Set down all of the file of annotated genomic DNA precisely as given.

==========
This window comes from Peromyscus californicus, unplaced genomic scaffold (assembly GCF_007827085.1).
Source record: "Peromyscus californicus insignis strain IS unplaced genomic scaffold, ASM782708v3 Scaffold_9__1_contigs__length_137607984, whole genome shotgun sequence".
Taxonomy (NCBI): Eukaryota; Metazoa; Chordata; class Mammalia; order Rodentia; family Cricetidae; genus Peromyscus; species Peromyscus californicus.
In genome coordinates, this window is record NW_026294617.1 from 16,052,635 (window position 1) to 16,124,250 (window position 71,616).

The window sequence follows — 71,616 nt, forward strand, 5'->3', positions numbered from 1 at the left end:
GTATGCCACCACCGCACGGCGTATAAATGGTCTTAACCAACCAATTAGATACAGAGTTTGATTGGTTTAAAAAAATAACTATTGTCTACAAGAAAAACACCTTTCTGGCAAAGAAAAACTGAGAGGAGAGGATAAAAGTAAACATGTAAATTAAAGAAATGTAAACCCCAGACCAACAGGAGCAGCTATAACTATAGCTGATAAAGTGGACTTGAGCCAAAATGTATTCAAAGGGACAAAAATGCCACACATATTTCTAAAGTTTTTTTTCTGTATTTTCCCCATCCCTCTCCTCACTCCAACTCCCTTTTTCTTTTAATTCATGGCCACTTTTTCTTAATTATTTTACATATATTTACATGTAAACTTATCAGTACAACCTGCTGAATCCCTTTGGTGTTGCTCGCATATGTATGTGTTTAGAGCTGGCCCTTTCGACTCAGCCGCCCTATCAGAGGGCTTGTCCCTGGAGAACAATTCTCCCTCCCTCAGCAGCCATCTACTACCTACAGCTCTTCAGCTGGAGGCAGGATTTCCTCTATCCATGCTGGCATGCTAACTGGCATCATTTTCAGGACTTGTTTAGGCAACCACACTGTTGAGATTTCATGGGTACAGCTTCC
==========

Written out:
This window comes from Peromyscus californicus, unplaced genomic scaffold (assembly GCF_007827085.1).
Source record: "Peromyscus californicus insignis strain IS unplaced genomic scaffold, ASM782708v3 Scaffold_9__1_contigs__length_137607984, whole genome shotgun sequence".
Taxonomy (NCBI): Eukaryota; Metazoa; Chordata; class Mammalia; order Rodentia; family Cricetidae; genus Peromyscus; species Peromyscus californicus.
In genome coordinates, this window is record NW_026294617.1 from 16,052,635 (window position 1) to 16,124,250 (window position 71,616).

The window sequence follows — 71,616 nt, forward strand, 5'->3', positions numbered from 1 at the left end:
GTATGCCACCACCGCACGGCGTATAAATGGTCTTAACCAACCAATTAGATACAGAGTTTGATTGGTTTAAAAAAATAACTATTGTCTACAAGAAAAACACCTTTCTGGCAAAGAAAAACTGAGAGGAGAGGATAAAAGTAAACATGTAAATTAAAGAAATGTAAACCCCAGACCAACAGGAGCAGCTATAACTATAGCTGATAAAGTGGACTTGAGCCAAAATGTATTCAAAGGGACAAAAATGCCACACATATTTCTAAAGTTTTTTTTCTGTATTTTCCCCATCCCTCTCCTCACTCCAACTCCCTTTTTCTTTTAATTCATGGCCACTTTTTCTTAATTATTTTACATATATTTACATGTAAACTTATCAGTACAACCTGCTGAATCCCTTTGGTGTTGCTCGCATATGTATGTGTTTAGAGCTGGCCCTTTCGACTCAGCCGCCCTATCAGAGGGCTTGTCCCTGGAGAACAATTCTCCCTCCCTCAGCAGCCATCTACTACCTACAGCTCTTCAGCTGGAGGCAGGATTTCCTCTATCCATGCTGGCATGCTAACTGGCATCATTTTCAGGACTTGTTTAGGCAACCACACTGTTGAGATTTCATGGGTACAGCTTCC